Most of what she said about building an online empire convicted me as I've been trying to grow my online business this year. “What if we used the places and platforms God gifts us as places to elevate Him, His Word, and His good news? What if we got to work only after asking God to hide us completely, inviting Him to take center stage?...What if we took the 'I' out of platform?” (p.176).
The Holy Spirit helped me understand this principle by giving me a mental picture. Not only are the platforms, influences, and places He's put us supposed to be platforms for God to shine, but I myself am one of the Lord's platforms! My life and my words and my actions are all tools He uses to bring glory to Himself, to point others to the Light of the World! (John 8:12). Pages 162-164 talk more about light and mention several verses about light, one of which reminded me of this post, a collection of songs, this one about miracles, Exodus 13:21.
“...[I]nviting Him to take center stage” reminds me of the TobyMac song, “Steal my Show.” I talked about this song in another collection of songs, here in this post, song #5.
“When I forget the purpose behind my work... I start selling [instead of serving], and in the process I value profits over people” (p.141).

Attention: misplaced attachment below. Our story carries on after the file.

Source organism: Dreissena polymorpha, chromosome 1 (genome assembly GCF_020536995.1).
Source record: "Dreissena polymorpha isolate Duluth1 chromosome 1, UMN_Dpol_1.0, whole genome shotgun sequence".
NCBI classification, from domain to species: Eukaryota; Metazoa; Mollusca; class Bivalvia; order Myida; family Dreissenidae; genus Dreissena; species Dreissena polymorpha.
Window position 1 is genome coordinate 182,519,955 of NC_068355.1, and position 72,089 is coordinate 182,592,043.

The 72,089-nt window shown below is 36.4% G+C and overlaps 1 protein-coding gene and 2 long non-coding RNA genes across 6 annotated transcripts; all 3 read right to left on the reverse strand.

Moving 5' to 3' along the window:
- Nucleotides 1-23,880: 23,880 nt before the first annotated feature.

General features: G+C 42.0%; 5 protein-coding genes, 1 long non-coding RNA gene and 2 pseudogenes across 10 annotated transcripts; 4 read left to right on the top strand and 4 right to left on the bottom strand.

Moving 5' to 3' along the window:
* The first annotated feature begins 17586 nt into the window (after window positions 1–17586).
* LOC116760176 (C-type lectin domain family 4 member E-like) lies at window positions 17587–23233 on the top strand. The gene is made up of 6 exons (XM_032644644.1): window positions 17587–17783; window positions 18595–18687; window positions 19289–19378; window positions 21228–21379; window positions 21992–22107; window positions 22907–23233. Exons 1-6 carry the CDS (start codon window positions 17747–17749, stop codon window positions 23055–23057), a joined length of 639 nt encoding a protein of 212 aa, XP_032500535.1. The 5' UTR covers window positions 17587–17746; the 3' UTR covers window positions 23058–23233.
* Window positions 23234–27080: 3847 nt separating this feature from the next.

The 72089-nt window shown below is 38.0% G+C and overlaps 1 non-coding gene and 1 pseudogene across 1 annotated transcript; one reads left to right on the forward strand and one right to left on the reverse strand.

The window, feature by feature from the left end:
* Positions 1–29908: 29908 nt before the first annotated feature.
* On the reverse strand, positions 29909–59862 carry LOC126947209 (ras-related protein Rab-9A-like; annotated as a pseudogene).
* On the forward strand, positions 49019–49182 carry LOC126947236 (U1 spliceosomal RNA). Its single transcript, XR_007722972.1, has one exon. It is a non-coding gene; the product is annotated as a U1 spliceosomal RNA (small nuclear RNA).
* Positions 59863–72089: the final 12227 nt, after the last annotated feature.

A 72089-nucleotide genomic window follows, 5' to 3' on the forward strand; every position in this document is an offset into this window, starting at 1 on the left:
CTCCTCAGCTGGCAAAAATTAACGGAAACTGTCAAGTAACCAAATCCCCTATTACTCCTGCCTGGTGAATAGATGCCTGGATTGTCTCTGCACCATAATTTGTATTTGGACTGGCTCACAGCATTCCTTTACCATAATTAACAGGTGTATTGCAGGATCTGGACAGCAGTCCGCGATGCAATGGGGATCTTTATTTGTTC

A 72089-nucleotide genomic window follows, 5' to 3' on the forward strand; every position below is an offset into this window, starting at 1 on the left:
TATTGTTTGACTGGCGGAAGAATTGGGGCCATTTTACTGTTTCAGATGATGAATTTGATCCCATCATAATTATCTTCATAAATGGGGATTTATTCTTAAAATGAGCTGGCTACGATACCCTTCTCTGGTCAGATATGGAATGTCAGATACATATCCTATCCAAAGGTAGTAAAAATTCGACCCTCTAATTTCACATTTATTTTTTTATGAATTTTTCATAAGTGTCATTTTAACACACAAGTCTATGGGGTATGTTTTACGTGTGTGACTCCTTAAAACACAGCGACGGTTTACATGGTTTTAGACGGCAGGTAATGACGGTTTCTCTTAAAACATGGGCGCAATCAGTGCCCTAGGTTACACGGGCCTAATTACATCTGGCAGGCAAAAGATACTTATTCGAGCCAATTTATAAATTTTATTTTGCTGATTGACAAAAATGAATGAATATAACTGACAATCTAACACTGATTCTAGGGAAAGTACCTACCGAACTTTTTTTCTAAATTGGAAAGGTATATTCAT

I loved the Reflection questions each chapter to start applying it to my life, and I especially loved the lines for the journaling at the end of each chapter. Of course, I'm a sucker for journaling. ;)
I loved the emphasis on community (chapter 8). No one of us can do it all. We're called the Body of Christ for a reason; we all need everyone else's gifts. They need mine. And we need yours.
Though mostly sober, there are a few funny moments. One is a play on words (I think it was intentional): “We've all experienced the spreading of bad salt as jealousy, envy, or anger has been our lifestyle of choice. Nothing good comes from those seasons” (p.166, emphasis mine).
2. What I Didn't Love about Holy Hustle
There are only a few minor things.
There were just a couple of phrases and ideas that confused me. I wasn't quite sure what she meant.
I noticed a few statements that seemed Calvinistic, or indicative of a settled view of theology, which I don't agree with. The idea of working hard really can't logically exist in a fatalistic worldview. But I'll give the benefit of the doubt: she never really came out and stated that's what she believes.
I'm not sure I agree with this statement on p.56: “You aren't enough to do the holy hustle work God has set before you, but your small obedience is enough.” My weakness shows His strength, but He will never test us beyond what we're able. If my obedience is enough, than my effort is enough. My effort can't be enough if I'm not enough. It just isn't logical.